Daily Yacht Boat News

Maxi-trimaran records are meant to be broken

Just two weeks ago the maxi-trimaran Lending Club 2 set a new world sailing speed record on the English Channel: from Cowes, on the Isle of Wight, to Dinard, France. Driven by Renaud Laplanche, CEO of Lending Club, with co-skipper Ryan Breymaier, the 138-nautical mile passage was completed in five hours and fifteen minutes at an average speed of 26.36 knots; shaving eight minutes off the record that had stood since 2002.

Now prominently berthed at the Newport Shipyard, the attention commanding 105-foot Lending Club 2 and her crew are in preparation mode for their next challenge: the 635-nautical mile Newport to Bermuda course record. The current record, which has stood 15 years, is held by Steve Fossett who set a time of 38 hours, 35 minutes and 53 seconds – at an average speed of 16 knots – with the 125-foot catamaran Playstation in 2000.

One Down, Two to Go

Laplanche chartered the racing yacht for the 2015 season with the express goal of conquering three speed sailing records: Cowes-Dinard, Newport-Bermuda and the 2,215-nautical mile Transpac (Los Angeles to Honolulu). With one course record under their belts, Laplanche and Breymaier hope to sail Lending Club 2 – which is capable of speeds over 40 knots in the right conditions – to a new Newport-Bermuda record that is significantly faster than the existing time. The attempt will be observed and ratified by the World Sailing Speed Record Council (WSSRC) and Guinness World Records.

Maxi-trimaran records are meant to be broken

Lending Club 2Quin Bissett

The yacht will be on standby in Newport while the crew observe the weather and wait for suitable conditions, ideally a moderate following breeze, and manageable conditions, to allow for top speed. As of now, the weather window looks favorable for a departure on April 19.

Laplanche is no stranger to success – either on the water or off. A two-time French National Champion in the Laser class (1988, 1990), the now 45-year-old entrepreneur put an Olympic campaign behind him to focus on business and progressed from work as a securities lawyer to founding the software company TripleHop Technologies (acquired by Oracle in 2005), before founding Lending Club in 2006. It was while racing in the 2013 Transpac, on John Sangmeister’s 72-foot trimaran, that Laplanche met Breymaier and discovered a shared passion for sailing and winning. (They were first to finish and took first place in the multihull division on the Orma 72.) Breymaier, a native of Annapolis, Maryland, has become one of America’s most prominent offshore sailors and currently holds the world sailing speed record for New York to San Francisco: 13,225 nautical miles in 47 days.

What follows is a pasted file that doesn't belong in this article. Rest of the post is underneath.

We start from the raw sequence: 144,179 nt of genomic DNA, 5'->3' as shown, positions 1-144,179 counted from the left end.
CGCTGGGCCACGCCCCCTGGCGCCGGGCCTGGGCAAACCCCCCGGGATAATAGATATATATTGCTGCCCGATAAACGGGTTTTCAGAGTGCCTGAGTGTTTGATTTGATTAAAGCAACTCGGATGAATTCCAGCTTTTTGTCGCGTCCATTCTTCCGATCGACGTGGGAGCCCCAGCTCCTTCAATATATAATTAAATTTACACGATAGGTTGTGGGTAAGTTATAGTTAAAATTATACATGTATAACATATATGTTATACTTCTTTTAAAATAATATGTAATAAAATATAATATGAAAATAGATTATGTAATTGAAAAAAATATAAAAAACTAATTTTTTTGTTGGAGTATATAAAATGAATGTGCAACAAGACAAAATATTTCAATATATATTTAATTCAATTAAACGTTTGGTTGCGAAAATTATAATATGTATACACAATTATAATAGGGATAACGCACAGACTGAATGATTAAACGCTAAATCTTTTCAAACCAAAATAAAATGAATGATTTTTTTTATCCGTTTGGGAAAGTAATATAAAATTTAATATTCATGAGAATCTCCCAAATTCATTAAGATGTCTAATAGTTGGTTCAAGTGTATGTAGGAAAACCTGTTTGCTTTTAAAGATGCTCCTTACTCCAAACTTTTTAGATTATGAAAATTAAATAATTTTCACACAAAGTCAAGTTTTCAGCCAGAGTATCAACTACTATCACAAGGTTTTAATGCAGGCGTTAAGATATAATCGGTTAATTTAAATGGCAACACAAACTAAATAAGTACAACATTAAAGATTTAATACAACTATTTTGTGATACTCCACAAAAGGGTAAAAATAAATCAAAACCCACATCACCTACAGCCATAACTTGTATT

Lending Club 2 will return to the City by the Sea following the Newport-Bermuda passage. The yacht will then head to New York for a week to share the sailing experience with Lending Club employees and guests, as well as with students from two New York-based maritime schools who hope to eventually make a career on the water.

Maxi-trimaran records are meant to be broken

World Sailing Speed Record Breaker Lending Club 2, driven by Renaud Laplanche and Ryan Breymaier, during the Cowes-Dinard passage.Lloyd Images ©

In June the trimaran will arrive in San Francisco, corporate headquarters for Lending Club. A month is dedicated to sharing the sailing experience with employees and guests of the company, with early July reserved for sail training. In mid-July the crew will take the trimaran to Long Beach, Calif., for their start in the Transpac Race on July 18 (date to be confirmed by the Organizing Authorities once entries have closed.) Crossing the starting line of the longest ocean race in the world (first sailed in 1906) will be the culmination of months of effort; the focal point of this season’s two previous record assaults being a win of not only the Transpac course record but also the outright sailing speed record across the Pacific to Hawaii. 

The Lending Club Sailing team is an international crew with a mix of American, French and German sailors. Training and racing together since the start of the program, the same team will race all three record attempts: Co-skippers Renaud Laplanche (FRA/USA) and Ryan Breymaier (USA), who is also the Project Manager; Captain Jan Majer (USA); Navigator Boris Herrman (GER); Roland Jourdain (FRA); Jean-Baptiste Le Vaillant (FRA); Stanislas Delbarre (FRA) and Quin Bisset (NZL) who handles onboard media.

by Jan Harley

About YachtBoatNews